Sarah Brown

The coalition builder

“Grab the high hanging fruit, and cling on”. For almost a decade, Sarah has been at the intersection of the business, NGO, social media and government coalitions most engaged on global education. More than anyone in this space, she has identified the way in which public campaigns can combine with innovative pilots and quiet, patient lobbying to make change happen. She maintains that the way to get education higher up the agenda is to show that it is the key that unlocks all other global challenges. Sarah’s choice of campaigns, and methods (from youth ambassadors to podcasts) are normally a good indication as to where other reformers in the sector will be in two years. Sarah even gave us a four-step blueprint for how to change the world based on her experience with TheirWorld.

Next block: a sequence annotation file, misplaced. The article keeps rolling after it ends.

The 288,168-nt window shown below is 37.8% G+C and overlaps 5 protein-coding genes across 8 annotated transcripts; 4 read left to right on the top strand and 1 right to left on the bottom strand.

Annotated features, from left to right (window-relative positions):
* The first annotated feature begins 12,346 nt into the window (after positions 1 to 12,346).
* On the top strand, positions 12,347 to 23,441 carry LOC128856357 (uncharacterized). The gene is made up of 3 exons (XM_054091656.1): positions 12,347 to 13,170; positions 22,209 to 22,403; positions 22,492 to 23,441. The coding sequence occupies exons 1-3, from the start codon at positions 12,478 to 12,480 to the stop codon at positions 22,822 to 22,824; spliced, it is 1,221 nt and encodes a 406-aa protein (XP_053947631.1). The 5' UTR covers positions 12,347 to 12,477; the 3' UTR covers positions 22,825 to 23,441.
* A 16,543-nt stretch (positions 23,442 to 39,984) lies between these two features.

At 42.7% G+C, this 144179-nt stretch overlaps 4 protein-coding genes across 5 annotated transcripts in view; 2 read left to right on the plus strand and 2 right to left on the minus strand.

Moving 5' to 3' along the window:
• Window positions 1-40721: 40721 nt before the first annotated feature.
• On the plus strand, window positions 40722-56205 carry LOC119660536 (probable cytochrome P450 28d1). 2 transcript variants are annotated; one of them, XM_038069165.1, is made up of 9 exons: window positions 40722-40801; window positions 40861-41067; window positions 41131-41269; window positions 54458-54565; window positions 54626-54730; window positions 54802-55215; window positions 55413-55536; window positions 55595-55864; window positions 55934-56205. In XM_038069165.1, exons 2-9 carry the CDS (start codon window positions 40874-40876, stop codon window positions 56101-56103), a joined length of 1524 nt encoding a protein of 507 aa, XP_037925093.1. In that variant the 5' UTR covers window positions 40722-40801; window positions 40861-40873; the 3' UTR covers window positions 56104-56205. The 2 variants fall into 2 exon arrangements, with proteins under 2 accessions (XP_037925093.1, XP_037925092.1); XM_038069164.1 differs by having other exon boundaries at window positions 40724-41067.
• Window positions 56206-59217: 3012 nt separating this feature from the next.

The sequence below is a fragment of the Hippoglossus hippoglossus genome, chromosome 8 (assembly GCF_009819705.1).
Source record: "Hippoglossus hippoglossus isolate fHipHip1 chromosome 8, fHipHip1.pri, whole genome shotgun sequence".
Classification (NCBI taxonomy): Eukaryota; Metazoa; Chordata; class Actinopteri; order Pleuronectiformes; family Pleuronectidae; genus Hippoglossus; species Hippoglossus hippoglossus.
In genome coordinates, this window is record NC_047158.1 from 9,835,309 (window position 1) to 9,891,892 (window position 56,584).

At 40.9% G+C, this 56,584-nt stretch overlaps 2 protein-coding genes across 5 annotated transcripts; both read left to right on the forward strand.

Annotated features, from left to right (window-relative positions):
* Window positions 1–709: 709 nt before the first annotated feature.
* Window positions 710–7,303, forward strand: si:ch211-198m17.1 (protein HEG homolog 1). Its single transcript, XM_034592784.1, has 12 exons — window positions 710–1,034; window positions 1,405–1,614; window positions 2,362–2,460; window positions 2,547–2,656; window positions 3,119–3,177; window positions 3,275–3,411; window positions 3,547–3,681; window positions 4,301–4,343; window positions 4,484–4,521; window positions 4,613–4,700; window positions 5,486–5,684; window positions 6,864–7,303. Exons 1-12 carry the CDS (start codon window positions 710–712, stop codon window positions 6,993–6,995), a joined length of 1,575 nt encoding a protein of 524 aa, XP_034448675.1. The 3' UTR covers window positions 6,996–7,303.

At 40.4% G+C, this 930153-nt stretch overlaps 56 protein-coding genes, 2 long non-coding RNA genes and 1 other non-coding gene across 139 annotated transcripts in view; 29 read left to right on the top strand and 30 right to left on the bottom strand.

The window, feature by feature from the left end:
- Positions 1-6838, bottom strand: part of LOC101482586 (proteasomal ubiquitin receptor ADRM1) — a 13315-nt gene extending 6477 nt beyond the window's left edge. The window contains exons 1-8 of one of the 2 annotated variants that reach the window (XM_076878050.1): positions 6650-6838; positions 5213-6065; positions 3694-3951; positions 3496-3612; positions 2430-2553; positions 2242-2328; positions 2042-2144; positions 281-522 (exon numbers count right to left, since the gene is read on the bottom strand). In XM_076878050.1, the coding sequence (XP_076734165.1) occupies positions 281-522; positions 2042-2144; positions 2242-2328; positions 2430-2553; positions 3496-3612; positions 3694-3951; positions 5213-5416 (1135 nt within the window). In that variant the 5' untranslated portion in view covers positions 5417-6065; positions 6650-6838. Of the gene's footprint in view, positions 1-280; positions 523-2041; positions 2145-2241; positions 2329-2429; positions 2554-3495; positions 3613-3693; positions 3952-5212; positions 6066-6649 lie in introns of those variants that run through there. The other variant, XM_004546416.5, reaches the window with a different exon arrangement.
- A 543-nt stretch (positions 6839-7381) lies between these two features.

Tariq Fancy

The democratiser of opportunity

A close friend’s death led Tariq - a Canadian innovator - to set aside a successful career as a tech investor, and look instead at how to ensure poor communities can access educational resources. Years of experimentation led his team at Rumie to develop ‘the LearnCloud’, a crowd-sourced platform of material. Now backed by Accenture, UNICEF and others, Tariq allows us to imagine the equivalent of an education Wikipedia, from which educators and learners can select the resources they need. If the best learning resource on, say, Pythagoras, is available for free online, why would you choose anything else? Tariq is not someone who thinks small. Rumie’s aim is to become the world’s largest open repository of free learning content, collaboratively organised and localised for different communities and cultures.